The image of a terrorist holed up in cave recording intimidating videos on a camcorder may soon seem quaint. A new book by Google Chairman Eric Schmidt argues that Al Qaeda will be coordinating its attacks using smartphones.
In an interview on Bloomberg TV, Jared Cohen, another Google employee who co-authored The New Digital Age with Schmidt, described why this trend could make them more vulnerable.
"While terrorism can seem like a very scary thing in the long run when you imagine all the new ways that individuals can attack us, there's actually a reason to be optimistic," Cohen said. "You can't really imagine them operating in the caves of Tora Bora and being even remotely relevant. So if that's the case, then the room for error goes up significantly."
Cohen relayed a story from Navy SEALs who were tracking a senior Al-Qaeda commander in Afghanistan. For a while, they lost track of the accused terrorist because he would frequently discard phones and switch mobile SIM cards that could betray his whereabouts. Years later, the SEALs found the Al-Qaeda commander after he used one of his business phones to log a 45-minute conversation with his cousin about an upcoming wedding.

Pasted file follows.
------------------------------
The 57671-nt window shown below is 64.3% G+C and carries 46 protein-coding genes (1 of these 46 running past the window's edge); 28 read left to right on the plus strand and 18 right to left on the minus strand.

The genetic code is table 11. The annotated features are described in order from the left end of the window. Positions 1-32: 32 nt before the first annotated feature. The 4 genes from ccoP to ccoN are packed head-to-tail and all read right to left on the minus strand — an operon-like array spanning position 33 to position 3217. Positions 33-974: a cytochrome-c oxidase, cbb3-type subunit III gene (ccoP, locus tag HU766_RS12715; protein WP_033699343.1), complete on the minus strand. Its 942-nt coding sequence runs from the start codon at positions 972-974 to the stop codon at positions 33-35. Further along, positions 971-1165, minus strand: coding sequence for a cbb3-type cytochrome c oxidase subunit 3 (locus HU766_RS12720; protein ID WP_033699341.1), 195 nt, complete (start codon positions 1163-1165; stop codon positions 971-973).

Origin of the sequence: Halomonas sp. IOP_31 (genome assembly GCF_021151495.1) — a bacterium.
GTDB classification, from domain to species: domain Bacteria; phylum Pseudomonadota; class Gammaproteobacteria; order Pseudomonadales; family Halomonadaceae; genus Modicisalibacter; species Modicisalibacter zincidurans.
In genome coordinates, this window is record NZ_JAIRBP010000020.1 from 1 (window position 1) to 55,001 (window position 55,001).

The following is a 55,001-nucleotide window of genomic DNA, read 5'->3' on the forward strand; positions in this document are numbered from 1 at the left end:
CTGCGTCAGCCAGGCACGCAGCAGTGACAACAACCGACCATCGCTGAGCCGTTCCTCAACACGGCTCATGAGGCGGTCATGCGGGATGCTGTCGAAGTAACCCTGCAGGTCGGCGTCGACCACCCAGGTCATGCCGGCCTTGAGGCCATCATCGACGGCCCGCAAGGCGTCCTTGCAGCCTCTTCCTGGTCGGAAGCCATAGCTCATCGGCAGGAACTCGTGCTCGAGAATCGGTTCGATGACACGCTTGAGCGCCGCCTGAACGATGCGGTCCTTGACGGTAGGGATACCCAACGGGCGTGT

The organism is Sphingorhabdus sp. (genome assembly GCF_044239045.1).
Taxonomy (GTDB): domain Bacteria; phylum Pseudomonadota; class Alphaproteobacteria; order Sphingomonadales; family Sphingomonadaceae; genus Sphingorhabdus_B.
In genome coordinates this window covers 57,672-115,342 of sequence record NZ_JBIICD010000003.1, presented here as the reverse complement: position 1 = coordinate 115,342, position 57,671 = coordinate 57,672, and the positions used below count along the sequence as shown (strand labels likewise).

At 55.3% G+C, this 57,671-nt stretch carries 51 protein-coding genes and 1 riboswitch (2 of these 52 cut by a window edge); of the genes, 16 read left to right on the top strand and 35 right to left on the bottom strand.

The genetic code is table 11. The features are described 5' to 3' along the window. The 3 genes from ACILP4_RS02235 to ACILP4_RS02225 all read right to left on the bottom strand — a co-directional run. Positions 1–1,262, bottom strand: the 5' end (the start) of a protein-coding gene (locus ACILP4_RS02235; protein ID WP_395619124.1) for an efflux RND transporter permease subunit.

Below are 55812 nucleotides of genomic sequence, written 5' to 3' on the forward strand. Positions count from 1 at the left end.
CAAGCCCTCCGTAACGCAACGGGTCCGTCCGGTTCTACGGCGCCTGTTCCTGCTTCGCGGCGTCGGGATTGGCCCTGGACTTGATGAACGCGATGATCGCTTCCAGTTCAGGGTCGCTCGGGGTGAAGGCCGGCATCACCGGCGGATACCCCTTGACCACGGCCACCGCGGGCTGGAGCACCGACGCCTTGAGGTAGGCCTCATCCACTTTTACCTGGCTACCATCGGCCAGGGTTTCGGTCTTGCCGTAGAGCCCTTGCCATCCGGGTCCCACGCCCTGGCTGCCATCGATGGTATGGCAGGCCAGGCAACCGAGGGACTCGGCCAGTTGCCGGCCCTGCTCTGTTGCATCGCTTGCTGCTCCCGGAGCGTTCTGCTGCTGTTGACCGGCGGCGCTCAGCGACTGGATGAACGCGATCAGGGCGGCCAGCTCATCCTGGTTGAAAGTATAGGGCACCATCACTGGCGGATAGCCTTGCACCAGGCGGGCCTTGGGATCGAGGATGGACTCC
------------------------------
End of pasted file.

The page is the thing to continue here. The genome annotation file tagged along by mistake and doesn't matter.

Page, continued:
"Even though he was professionally careful, socially he made a mistake," Cohen said. "Even terrorists make mistakes."
The discussion about terrorists of the future comes at the 3:40 mark in the video. Also in the interview, Cohen said he expects countries to maintain different foreign policies governing the virtual and physical worlds that sometimes contradict. At least I won't have to worry about being tried for murder in Call of Duty.